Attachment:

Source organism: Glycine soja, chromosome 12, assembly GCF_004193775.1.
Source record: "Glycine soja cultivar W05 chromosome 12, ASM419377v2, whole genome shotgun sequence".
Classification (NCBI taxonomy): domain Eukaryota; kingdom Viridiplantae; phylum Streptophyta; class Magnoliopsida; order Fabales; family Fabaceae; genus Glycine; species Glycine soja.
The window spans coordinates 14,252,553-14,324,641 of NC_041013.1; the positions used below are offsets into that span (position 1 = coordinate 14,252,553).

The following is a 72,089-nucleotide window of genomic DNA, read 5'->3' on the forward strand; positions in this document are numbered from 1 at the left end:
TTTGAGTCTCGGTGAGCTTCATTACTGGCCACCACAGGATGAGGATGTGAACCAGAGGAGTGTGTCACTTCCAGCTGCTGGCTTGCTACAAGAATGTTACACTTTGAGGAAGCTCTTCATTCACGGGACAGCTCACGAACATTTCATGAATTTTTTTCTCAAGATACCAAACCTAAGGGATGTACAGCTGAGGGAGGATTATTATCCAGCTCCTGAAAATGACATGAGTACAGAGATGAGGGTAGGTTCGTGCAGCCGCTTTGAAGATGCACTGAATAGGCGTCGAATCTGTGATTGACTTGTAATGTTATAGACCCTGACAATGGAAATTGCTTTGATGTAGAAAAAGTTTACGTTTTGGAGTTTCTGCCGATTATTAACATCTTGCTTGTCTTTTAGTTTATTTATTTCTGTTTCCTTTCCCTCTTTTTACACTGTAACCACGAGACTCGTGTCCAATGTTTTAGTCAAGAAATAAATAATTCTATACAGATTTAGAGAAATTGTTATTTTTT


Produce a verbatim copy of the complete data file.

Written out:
Source organism: Glycine soja, chromosome 12, assembly GCF_004193775.1.
Source record: "Glycine soja cultivar W05 chromosome 12, ASM419377v2, whole genome shotgun sequence".
Classification (NCBI taxonomy): domain Eukaryota; kingdom Viridiplantae; phylum Streptophyta; class Magnoliopsida; order Fabales; family Fabaceae; genus Glycine; species Glycine soja.
The window spans coordinates 14,252,553-14,324,641 of NC_041013.1; the positions used below are offsets into that span (position 1 = coordinate 14,252,553).

The following is a 72,089-nucleotide window of genomic DNA, read 5'->3' on the forward strand; positions in this document are numbered from 1 at the left end:
TTTGAGTCTCGGTGAGCTTCATTACTGGCCACCACAGGATGAGGATGTGAACCAGAGGAGTGTGTCACTTCCAGCTGCTGGCTTGCTACAAGAATGTTACACTTTGAGGAAGCTCTTCATTCACGGGACAGCTCACGAACATTTCATGAATTTTTTTCTCAAGATACCAAACCTAAGGGATGTACAGCTGAGGGAGGATTATTATCCAGCTCCTGAAAATGACATGAGTACAGAGATGAGGGTAGGTTCGTGCAGCCGCTTTGAAGATGCACTGAATAGGCGTCGAATCTGTGATTGACTTGTAATGTTATAGACCCTGACAATGGAAATTGCTTTGATGTAGAAAAAGTTTACGTTTTGGAGTTTCTGCCGATTATTAACATCTTGCTTGTCTTTTAGTTTATTTATTTCTGTTTCCTTTCCCTCTTTTTACACTGTAACCACGAGACTCGTGTCCAATGTTTTAGTCAAGAAATAAATAATTCTATACAGATTTAGAGAAATTGTTATTTTTT